A Performance Audit
An Audit Report on Blue Cross Blue Shield of Texas, a Managed Care Organization
Blue Cross Blue Shield of Texas (Health Plan) accurately reported medical, administrative, and quality improvement expenses in its fiscal year 2018 financial statistical reports (FSRs). However, the Health Plan’s processes and controls were not sufficient to ensure that reported pharmacy expenses reflected the final amount retained by pharmacy providers.
The Health Plan reported $26.4 million paid to pharmacy providers in its fiscal year 2018 STAR Kids FSRs. However, that amount did not reflect the final cost of pharmacy services because it did not include funds that the Pharmacy Benefit Manager calculated the pharmacy must return post payment. Any inaccuracies may impact the State’s long-term Medicaid costs because the Health and Human Services Commission (Commission) uses that reported information to set the monthly amount that Managed Care Organizations (MCOs) are paid per member (known as the premium or capitation rate).
The Health Plan’s $26.4 Million in Reported Pharmacy Expenses Did Not Reflect the Final Amount Paid to Pharmacies
The $26.4 million in pharmacy expenses that the Health Plan reported in its fiscal year 2018 FSR did not reflect the final amount paid to the pharmacy providers. While the $26.4 million represents what was initially paid to pharmacy providers, it did not reflect the final amount retained by pharmacies because it did not include the impact of funds a pharmacy was required to return to the Pharmacy Benefit Manager. That return effectively reduced what the Pharmacy Benefit Manager paid for ingredient and dispensing costs. In addition, the encounter data reported by the Health Plan did not include any returned funds.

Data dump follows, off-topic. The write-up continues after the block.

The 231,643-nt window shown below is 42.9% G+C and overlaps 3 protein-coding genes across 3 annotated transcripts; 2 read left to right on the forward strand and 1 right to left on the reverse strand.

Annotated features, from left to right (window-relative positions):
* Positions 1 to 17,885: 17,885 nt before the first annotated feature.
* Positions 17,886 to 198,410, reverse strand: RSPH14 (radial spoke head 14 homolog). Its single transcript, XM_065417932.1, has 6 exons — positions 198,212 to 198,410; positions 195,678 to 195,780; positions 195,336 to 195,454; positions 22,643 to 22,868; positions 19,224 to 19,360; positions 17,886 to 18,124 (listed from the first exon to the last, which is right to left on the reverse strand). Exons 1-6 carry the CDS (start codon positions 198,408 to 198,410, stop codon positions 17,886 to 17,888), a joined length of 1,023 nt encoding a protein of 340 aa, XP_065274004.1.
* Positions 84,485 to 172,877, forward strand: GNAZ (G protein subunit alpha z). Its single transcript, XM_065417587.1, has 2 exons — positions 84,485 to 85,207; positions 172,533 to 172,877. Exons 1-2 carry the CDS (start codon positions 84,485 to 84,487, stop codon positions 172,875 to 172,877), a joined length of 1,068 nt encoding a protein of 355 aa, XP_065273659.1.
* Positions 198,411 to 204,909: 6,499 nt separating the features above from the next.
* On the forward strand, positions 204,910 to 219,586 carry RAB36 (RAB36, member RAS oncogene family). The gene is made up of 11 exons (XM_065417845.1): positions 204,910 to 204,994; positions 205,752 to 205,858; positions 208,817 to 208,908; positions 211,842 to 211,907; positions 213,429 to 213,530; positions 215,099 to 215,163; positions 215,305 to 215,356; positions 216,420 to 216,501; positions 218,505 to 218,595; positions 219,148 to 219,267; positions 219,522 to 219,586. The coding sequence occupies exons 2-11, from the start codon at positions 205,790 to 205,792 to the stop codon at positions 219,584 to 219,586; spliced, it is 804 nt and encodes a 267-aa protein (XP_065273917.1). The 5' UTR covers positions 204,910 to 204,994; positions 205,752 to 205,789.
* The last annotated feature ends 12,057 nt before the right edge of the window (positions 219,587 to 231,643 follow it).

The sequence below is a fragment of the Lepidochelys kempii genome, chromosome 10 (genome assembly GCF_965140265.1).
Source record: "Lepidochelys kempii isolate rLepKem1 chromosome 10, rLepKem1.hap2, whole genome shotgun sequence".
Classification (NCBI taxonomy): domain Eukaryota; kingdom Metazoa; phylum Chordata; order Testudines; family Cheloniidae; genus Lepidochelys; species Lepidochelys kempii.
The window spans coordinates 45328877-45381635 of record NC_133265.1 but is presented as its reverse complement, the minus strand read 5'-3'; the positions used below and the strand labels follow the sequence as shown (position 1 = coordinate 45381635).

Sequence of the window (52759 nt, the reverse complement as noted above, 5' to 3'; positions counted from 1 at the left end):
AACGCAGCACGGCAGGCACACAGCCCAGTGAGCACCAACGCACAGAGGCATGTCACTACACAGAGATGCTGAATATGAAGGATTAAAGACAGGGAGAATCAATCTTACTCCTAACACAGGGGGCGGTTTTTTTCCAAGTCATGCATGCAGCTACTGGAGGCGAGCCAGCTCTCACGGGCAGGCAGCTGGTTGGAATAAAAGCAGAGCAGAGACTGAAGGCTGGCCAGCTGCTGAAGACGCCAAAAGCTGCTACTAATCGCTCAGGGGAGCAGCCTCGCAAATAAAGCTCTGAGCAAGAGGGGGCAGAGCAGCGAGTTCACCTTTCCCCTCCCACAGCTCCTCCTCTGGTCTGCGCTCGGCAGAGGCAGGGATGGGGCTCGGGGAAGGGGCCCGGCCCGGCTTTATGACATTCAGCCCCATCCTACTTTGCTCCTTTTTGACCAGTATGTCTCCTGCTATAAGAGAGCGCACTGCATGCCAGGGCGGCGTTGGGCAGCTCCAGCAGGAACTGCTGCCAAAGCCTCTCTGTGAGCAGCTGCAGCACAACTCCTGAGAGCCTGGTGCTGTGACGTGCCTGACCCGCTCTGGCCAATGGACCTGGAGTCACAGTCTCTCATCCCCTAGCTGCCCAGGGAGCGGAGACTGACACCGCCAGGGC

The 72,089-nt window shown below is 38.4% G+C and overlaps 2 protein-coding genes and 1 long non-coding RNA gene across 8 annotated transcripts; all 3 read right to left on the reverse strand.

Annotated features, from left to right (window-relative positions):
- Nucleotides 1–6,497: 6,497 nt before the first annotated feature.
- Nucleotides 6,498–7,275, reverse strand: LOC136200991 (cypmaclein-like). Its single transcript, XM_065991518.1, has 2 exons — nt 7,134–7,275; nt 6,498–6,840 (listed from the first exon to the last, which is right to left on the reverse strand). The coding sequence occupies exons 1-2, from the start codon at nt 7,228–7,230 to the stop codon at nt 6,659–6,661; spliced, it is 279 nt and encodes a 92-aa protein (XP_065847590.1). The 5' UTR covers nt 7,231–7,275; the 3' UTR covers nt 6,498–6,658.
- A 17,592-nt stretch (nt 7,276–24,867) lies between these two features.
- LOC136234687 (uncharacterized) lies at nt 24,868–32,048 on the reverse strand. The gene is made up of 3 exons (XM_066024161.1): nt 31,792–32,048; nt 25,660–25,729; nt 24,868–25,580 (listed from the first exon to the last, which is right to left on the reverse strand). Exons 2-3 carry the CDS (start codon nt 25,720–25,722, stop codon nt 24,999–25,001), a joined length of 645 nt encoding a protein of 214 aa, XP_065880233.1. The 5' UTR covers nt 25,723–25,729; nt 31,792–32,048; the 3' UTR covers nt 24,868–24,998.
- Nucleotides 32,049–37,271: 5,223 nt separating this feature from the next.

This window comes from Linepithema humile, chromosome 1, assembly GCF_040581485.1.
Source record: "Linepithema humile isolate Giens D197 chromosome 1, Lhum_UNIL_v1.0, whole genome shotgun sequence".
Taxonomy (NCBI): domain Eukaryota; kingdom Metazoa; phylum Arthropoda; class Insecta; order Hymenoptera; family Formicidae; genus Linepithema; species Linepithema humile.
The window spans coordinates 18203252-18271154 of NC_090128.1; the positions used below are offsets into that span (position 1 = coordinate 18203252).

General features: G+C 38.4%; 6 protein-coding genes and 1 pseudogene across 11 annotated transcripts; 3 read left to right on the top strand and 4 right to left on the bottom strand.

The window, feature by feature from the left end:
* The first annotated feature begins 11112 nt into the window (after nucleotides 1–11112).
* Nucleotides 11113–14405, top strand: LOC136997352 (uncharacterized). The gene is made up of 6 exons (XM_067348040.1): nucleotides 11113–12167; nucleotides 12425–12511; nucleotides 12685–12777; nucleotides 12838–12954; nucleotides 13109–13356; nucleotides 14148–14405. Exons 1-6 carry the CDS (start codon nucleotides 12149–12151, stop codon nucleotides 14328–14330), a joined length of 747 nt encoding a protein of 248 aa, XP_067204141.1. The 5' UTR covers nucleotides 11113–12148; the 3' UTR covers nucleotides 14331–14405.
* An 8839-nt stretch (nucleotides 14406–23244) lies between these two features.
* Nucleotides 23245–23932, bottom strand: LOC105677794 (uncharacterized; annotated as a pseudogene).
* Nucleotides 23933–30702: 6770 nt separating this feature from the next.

According to the Commission, the Pharmacy Benefit Manager’s process to require a pharmacy to return funds is an unallowable practice. For one contract tested, the Pharmacy Benefit Manager calculated the amount of funds to return using an analysis that aggregated Medicaid claims with claims from non-Medicaid programs. In addition, it is the Pharmacy Benefit Manager’s practice to require a pharmacy provider to return funds post payment. Both of those practices are unallowable, according to the Commission.
The return of funds resulted from an “effective rate” contract. The payment methodology established in that contract between the Pharmacy Benefit Manager and the pharmacy provider does not comply with the requirements in the Commission’s contract with the Health Plan.
The Health Plan Paid Pharmacy Claims for Eligible Members Only; However, It Should Strengthen Its Reporting of Claims for Certain Drug Types
The Health Plan complied with eligibility requirements for pharmacy claims; however, it should strengthen its processes for reporting claims for certain drug types. Specifically, the Health Plan did not report 1,297 pharmacy encounters for drugs that included more than one ingredient (known as compound drugs).
The Health Plan accurately reported its STAR Kids medical (fee-for-service) expenses, totaling $109.1 million, on its fiscal year 2018 FSRs and in its encounter data submitted to the Commission.
The Health Plan also paid medical claims for eligible members and to providers who had not been excluded by either the U.S. Department of Health and Human Services’ Office of Inspector General or the Commission’s Office of Inspector General as required.
The Health Plan accurately reported administrative expenses. The Health Plan accurately reported administrative and quality improvement expenses totaling $49.1 million in its fiscal year 2018 FSRs. Information in the Health Plan’s accounting system supported the reported expenses, and that system allocated indirect costs as intended.
Graphics, Media, Supporting documents